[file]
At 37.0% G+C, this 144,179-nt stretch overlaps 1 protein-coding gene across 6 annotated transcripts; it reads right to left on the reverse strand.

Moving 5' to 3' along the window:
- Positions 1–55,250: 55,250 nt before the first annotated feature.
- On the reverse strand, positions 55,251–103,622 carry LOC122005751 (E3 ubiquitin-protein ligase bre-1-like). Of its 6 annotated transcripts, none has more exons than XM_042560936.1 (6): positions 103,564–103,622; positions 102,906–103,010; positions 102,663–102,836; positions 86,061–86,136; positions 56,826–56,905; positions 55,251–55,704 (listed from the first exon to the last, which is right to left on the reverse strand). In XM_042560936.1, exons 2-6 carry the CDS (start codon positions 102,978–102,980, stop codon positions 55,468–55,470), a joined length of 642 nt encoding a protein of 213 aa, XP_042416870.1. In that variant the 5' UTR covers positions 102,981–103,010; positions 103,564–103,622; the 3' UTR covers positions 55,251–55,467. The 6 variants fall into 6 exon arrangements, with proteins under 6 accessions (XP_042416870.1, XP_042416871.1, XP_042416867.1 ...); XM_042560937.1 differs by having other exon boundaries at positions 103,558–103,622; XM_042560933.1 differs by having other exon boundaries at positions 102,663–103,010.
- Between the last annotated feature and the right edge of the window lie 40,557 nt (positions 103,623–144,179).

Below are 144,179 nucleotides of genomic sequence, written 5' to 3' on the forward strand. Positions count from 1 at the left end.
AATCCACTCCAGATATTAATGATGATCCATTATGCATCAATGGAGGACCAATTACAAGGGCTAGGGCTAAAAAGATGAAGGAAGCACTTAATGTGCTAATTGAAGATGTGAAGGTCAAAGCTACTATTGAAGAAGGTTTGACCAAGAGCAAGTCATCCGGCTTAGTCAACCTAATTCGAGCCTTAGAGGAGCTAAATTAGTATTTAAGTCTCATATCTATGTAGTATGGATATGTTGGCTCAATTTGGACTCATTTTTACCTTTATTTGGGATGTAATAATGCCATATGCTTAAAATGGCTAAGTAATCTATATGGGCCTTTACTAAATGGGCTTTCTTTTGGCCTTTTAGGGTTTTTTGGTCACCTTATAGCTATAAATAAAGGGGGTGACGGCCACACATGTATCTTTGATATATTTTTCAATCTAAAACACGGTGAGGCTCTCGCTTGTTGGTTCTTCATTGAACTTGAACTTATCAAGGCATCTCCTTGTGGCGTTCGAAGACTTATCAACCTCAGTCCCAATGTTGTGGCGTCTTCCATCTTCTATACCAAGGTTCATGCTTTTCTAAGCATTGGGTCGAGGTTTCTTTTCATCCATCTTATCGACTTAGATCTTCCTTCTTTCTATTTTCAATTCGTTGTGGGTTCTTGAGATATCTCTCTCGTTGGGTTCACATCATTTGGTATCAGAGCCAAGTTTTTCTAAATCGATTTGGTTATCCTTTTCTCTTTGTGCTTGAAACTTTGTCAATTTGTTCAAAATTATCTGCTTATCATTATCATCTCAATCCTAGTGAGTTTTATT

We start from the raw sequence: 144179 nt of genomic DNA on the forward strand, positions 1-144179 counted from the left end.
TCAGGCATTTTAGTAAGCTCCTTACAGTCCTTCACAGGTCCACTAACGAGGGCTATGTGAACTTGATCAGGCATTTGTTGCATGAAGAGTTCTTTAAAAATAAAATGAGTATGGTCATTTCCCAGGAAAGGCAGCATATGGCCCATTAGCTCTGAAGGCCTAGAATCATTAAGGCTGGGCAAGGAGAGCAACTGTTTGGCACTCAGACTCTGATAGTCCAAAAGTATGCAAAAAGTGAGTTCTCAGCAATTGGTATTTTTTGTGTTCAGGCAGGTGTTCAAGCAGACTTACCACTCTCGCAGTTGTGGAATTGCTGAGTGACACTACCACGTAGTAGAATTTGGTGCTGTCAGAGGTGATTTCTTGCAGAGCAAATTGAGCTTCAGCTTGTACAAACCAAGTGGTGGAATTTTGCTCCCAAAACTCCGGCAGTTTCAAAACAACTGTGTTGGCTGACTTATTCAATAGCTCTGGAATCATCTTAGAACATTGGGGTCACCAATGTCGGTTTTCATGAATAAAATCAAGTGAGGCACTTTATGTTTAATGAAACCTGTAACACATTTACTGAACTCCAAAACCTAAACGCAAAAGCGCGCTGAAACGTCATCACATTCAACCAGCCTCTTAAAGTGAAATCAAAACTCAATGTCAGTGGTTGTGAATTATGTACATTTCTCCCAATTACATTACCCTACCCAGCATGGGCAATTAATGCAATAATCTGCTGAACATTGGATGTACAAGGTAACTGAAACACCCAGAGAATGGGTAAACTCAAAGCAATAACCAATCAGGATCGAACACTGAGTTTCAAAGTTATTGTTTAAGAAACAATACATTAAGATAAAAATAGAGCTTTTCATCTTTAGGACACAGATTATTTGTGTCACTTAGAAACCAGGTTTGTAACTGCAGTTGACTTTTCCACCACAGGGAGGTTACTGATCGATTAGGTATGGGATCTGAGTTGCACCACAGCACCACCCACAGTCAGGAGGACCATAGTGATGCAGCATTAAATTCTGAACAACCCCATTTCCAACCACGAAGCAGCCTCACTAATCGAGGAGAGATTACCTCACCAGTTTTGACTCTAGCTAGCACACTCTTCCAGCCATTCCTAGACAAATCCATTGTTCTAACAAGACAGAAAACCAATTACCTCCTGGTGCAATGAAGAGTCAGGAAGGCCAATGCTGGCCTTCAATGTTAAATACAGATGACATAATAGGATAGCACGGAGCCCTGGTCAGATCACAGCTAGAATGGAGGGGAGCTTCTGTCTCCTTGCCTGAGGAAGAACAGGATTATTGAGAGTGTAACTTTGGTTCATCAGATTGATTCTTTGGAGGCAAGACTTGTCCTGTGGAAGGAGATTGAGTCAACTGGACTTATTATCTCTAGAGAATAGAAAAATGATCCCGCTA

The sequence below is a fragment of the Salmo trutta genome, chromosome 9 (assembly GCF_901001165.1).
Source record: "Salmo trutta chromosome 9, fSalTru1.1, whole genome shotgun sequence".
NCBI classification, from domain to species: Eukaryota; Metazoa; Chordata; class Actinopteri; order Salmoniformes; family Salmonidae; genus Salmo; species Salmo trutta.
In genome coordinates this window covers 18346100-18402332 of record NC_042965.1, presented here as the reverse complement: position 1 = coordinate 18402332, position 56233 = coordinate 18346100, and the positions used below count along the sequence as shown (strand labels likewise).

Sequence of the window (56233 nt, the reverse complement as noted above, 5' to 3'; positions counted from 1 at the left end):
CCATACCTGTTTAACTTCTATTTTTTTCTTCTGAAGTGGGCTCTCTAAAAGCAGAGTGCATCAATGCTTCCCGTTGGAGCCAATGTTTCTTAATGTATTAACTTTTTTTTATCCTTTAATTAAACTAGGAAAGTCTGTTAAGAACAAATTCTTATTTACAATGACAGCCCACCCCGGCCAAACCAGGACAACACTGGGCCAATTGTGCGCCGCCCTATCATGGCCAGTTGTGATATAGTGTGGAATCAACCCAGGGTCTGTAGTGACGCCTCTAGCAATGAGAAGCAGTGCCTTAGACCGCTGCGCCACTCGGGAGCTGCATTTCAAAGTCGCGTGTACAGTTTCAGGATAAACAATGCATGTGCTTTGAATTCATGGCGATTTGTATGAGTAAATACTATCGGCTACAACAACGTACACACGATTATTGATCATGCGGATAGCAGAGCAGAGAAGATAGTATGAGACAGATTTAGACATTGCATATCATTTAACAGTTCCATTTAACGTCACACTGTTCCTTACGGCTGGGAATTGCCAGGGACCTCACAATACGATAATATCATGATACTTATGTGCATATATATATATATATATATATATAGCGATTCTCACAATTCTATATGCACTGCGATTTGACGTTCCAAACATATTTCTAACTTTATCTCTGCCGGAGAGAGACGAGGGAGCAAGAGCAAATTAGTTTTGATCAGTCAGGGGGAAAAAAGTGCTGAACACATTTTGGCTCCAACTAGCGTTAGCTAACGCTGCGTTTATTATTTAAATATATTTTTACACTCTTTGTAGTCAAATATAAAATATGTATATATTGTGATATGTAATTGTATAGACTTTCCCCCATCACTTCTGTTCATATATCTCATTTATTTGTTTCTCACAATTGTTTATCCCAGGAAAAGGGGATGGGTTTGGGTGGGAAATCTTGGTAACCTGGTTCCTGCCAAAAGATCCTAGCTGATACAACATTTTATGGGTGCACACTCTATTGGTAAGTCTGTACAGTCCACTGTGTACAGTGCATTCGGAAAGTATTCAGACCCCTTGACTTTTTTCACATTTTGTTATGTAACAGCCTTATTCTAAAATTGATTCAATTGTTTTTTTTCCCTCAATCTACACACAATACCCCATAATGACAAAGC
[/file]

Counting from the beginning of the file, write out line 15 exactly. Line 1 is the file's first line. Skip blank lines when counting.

CCATACCTGTTTAACTTCTATTTTTTTCTTCTGAAGTGGGCTCTCTAAAAGCAGAGTGCATCAATGCTTCCCGTTGGAGCCAATGTTTCTTAATGTATTAACTTTTTTTTATCCTTTAATTAAACTAGGAAAGTCTGTTAAGAACAAATTCTTATTTACAATGACAGCCCACCCCGGCCAAACCAGGACAACACTGGGCCAATTGTGCGCCGCCCTATCATGGCCAGTTGTGATATAGTGTGGAATCAACCCAGGGTCTGTAGTGACGCCTCTAGCAATGAGAAGCAGTGCCTTAGACCGCTGCGCCACTCGGGAGCTGCATTTCAAAGTCGCGTGTACAGTTTCAGGATAAACAATGCATGTGCTTTGAATTCATGGCGATTTGTATGAGTAAATACTATCGGCTACAACAACGTACACACGATTATTGATCATGCGGATAGCAGAGCAGAGAAGATAGTATGAGACAGATTTAGACATTGCATATCATTTAACAGTTCCATTTAACGTCACACTGTTCCTTACGGCTGGGAATTGCCAGGGACCTCACAATACGATAATATCATGATACTTATGTGCATATATATATATATATATATATATAGCGATTCTCACAATTCTATATGCACTGCGATTTGACGTTCCAAACATATTTCTAACTTTATCTCTGCCGGAGAGAGACGAGGGAGCAAGAGCAAATTAGTTTTGATCAGTCAGGGGGAAAAAAGTGCTGAACACATTTTGGCTCCAACTAGCGTTAGCTAACGCTGCGTTTATTATTTAAATATATTTTTACACTCTTTGTAGTCAAATATAAAATATGTATATATTGTGATATGTAATTGTATAGACTTTCCCCCATCACTTCTGTTCATATATCTCATTTATTTGTTTCTCACAATTGTTTATCCCAGGAAAAGGGGATGGGTTTGGGTGGGAAATCTTGGTAACCTGGTTCCTGCCAAAAGATCCTAGCTGATACAACATTTTATGGGTGCACACTCTATTGGTAAGTCTGTACAGTCCACTGTGTACAGTGCATTCGGAAAGTATTCAGACCCCTTGACTTTTTTCACATTTTGTTATGTAACAGCCTTATTCTAAAATTGATTCAATTGTTTTTTTTCCCTCAATCTACACACAATACCCCATAATGACAAAGC